This blog is in no way out to offend anyone. It is simply a blog written by people who enjoy the tranquillity, beauty and history of these ancient sites and want to quell the stigma that they are depressing places. Wherever possible we have asked permission to take photos within the grounds and do so with the utmost respect.

All photos and images are our own unless otherwise stated. If you wish to use any of the images please contact me by using the contact form or via email: deadgoodtravel@gmail.com

Many of the places we have featured are not open to the public unless accompanied by a tour guide. The cemetery/graveyard will have reasons for doing this so please follow their rules. Plus the money you give for attending a tour or event will go towards the preservation of the grounds.

We do not in any way endorse vandalism in any graveyard or cemetery. We have never broken into a graveyard or cemetery to have a look around nor have we ever tampered with or moved gravestones/flowers/ornaments etc.

If you do visit any of the cemeteries or graveyards featured (or any graveyard/cemetery for that matter)  ALWAYS respect that they are holy places and have consecrated ground. While this might not mean much to a lot of us non-religious folk out there it does to those of faith.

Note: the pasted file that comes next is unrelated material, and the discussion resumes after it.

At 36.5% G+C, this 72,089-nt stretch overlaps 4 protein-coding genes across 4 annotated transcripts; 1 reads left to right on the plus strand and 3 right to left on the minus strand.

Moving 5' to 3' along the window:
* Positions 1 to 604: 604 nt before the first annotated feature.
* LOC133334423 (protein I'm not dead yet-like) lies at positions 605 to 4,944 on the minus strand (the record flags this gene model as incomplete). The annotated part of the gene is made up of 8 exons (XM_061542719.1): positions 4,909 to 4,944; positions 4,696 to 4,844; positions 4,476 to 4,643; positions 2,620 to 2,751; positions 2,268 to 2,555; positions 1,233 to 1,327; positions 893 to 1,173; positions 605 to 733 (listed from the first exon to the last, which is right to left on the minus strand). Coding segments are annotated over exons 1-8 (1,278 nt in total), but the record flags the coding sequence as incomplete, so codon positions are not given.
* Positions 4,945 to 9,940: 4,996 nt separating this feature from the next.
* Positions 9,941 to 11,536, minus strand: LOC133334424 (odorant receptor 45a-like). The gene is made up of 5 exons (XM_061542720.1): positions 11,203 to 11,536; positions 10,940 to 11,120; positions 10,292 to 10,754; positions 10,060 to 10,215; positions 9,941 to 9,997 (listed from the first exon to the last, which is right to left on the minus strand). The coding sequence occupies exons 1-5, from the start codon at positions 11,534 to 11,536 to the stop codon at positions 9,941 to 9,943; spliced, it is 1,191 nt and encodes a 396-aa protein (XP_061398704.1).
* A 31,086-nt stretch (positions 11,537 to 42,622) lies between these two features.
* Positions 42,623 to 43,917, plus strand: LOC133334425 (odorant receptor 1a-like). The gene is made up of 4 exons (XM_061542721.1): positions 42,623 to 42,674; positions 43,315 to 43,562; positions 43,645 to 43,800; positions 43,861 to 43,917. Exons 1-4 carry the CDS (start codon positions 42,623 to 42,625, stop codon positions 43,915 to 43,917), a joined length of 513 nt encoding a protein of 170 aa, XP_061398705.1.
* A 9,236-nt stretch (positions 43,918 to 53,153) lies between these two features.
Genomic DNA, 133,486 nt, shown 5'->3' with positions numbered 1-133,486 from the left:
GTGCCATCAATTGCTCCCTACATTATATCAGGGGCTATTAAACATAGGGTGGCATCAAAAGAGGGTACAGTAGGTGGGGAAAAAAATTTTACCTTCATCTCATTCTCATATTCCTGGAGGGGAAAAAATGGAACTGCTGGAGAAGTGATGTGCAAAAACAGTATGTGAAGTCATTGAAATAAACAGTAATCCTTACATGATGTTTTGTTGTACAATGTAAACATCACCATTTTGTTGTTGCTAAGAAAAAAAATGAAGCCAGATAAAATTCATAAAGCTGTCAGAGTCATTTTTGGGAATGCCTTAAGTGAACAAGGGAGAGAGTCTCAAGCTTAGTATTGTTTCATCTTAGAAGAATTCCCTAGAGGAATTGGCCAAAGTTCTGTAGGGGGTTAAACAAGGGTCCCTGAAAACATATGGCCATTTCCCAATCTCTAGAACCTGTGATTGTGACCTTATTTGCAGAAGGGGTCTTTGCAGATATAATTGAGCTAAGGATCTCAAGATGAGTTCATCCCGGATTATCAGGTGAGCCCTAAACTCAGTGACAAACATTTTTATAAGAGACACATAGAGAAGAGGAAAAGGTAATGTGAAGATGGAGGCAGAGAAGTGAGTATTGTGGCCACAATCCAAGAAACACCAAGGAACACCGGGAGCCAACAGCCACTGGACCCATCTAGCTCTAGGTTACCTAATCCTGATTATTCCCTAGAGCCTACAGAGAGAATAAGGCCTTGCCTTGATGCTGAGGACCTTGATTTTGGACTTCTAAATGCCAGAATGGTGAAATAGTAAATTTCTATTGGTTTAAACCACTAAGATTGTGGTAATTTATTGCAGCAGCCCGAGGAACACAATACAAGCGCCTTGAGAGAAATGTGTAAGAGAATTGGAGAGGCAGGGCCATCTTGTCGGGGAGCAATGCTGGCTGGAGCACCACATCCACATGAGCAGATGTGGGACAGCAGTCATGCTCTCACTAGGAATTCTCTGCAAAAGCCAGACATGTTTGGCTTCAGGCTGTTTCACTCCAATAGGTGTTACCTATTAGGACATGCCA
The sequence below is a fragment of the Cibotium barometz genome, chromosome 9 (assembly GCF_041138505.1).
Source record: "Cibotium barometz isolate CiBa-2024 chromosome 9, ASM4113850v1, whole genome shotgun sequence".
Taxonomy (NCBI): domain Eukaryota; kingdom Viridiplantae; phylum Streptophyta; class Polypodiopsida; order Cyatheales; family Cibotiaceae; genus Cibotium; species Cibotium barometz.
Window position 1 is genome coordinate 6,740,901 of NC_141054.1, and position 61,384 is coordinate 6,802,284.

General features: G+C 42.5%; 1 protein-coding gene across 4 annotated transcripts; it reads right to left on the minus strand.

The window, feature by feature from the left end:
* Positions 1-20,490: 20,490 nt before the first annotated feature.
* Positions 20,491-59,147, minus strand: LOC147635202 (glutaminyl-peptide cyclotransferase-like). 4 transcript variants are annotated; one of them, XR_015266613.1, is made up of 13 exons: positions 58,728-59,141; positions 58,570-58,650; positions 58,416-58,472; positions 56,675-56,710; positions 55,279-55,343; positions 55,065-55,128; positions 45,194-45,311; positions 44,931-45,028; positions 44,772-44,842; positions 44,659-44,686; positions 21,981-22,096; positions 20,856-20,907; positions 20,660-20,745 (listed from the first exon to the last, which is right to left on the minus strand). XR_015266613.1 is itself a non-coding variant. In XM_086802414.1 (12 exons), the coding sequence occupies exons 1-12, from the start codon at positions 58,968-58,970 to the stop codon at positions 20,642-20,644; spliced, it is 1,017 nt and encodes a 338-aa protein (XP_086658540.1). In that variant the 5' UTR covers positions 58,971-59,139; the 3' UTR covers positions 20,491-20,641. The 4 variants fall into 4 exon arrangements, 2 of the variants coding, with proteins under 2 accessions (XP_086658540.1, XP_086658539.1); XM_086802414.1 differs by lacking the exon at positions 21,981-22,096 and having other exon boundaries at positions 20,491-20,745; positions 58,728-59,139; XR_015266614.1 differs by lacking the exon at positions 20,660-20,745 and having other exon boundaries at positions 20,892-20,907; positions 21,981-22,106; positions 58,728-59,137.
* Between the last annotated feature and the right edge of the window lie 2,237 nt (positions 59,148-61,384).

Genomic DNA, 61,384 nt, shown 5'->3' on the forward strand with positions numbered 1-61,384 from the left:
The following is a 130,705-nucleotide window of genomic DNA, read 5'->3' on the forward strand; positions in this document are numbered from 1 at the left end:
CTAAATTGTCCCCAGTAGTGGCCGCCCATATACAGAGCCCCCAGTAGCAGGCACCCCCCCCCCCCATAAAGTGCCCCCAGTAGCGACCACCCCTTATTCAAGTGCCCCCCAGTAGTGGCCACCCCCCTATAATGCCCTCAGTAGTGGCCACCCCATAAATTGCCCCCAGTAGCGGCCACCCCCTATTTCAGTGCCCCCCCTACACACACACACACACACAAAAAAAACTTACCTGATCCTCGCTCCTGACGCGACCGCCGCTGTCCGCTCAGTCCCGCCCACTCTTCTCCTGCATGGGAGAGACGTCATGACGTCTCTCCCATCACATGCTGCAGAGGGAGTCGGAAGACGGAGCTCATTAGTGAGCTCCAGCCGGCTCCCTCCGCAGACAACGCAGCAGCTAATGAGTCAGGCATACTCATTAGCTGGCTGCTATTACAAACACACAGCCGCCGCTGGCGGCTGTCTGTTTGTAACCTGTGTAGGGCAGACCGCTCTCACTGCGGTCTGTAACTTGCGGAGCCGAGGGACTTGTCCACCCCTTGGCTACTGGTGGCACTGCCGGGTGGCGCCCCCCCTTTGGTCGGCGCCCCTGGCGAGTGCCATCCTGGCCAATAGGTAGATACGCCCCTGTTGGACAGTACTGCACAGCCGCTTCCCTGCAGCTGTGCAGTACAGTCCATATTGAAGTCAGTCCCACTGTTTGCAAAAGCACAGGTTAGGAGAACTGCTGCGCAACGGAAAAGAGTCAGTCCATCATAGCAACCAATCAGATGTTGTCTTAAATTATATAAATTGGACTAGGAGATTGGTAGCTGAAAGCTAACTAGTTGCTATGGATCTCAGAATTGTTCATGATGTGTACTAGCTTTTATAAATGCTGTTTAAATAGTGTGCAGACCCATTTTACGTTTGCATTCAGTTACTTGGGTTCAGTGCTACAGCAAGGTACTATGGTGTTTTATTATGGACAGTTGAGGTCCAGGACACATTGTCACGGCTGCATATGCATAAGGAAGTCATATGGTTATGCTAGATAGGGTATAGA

Please take your safety into account when visiting any graveyard or cemetery. The older the place the older the graves and pathways will be and some areas may be overgrown. Don’t wear your best clothes but don’t wear anything disrespectful either. They are places of worship after all.
Don’t visit a graveyard on your own at night, not only because of the above but also because they are often outside of well lit, populated areas and there are nutcases out there!

Lastly please, wherever possible, donate money to the cemeteries and graveyards featured, and not featured, in this blog. Many of them are facing ruin and could disappear from our landscape forever. If they do, a bit of our history will go with them. Many rely on funding to carry out essential maintenance work to keep them open for our enjoyment. They are often run by hard-working volunteers who don’t get paid for what they do, so show a little love and future generations can enjoy these beautiful places.